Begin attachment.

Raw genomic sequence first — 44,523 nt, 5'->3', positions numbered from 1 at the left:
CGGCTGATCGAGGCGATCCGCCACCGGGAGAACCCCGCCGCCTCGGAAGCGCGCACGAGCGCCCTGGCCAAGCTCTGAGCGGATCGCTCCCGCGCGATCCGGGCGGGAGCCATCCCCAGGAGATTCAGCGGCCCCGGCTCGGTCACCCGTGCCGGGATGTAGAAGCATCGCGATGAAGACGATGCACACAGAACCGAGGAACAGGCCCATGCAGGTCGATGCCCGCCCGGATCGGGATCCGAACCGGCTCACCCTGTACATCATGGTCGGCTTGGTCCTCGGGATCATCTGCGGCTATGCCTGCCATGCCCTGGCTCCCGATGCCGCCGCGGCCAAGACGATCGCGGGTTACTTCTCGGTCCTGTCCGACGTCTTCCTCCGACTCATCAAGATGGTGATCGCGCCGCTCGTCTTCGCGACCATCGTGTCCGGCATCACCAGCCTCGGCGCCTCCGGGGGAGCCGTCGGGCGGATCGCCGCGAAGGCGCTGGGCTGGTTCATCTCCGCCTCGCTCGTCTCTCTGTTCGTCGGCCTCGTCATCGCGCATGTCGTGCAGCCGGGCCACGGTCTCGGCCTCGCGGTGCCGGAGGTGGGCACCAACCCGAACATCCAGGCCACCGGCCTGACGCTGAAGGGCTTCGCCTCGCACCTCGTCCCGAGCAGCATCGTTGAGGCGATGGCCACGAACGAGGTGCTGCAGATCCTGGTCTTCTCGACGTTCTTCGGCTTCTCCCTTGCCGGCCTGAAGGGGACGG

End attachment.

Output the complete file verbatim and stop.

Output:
Raw genomic sequence first — 44,523 nt, 5'->3', positions numbered from 1 at the left:
CGGCTGATCGAGGCGATCCGCCACCGGGAGAACCCCGCCGCCTCGGAAGCGCGCACGAGCGCCCTGGCCAAGCTCTGAGCGGATCGCTCCCGCGCGATCCGGGCGGGAGCCATCCCCAGGAGATTCAGCGGCCCCGGCTCGGTCACCCGTGCCGGGATGTAGAAGCATCGCGATGAAGACGATGCACACAGAACCGAGGAACAGGCCCATGCAGGTCGATGCCCGCCCGGATCGGGATCCGAACCGGCTCACCCTGTACATCATGGTCGGCTTGGTCCTCGGGATCATCTGCGGCTATGCCTGCCATGCCCTGGCTCCCGATGCCGCCGCGGCCAAGACGATCGCGGGTTACTTCTCGGTCCTGTCCGACGTCTTCCTCCGACTCATCAAGATGGTGATCGCGCCGCTCGTCTTCGCGACCATCGTGTCCGGCATCACCAGCCTCGGCGCCTCCGGGGGAGCCGTCGGGCGGATCGCCGCGAAGGCGCTGGGCTGGTTCATCTCCGCCTCGCTCGTCTCTCTGTTCGTCGGCCTCGTCATCGCGCATGTCGTGCAGCCGGGCCACGGTCTCGGCCTCGCGGTGCCGGAGGTGGGCACCAACCCGAACATCCAGGCCACCGGCCTGACGCTGAAGGGCTTCGCCTCGCACCTCGTCCCGAGCAGCATCGTTGAGGCGATGGCCACGAACGAGGTGCTGCAGATCCTGGTCTTCTCGACGTTCTTCGGCTTCTCCCTTGCCGGCCTGAAGGGGACGG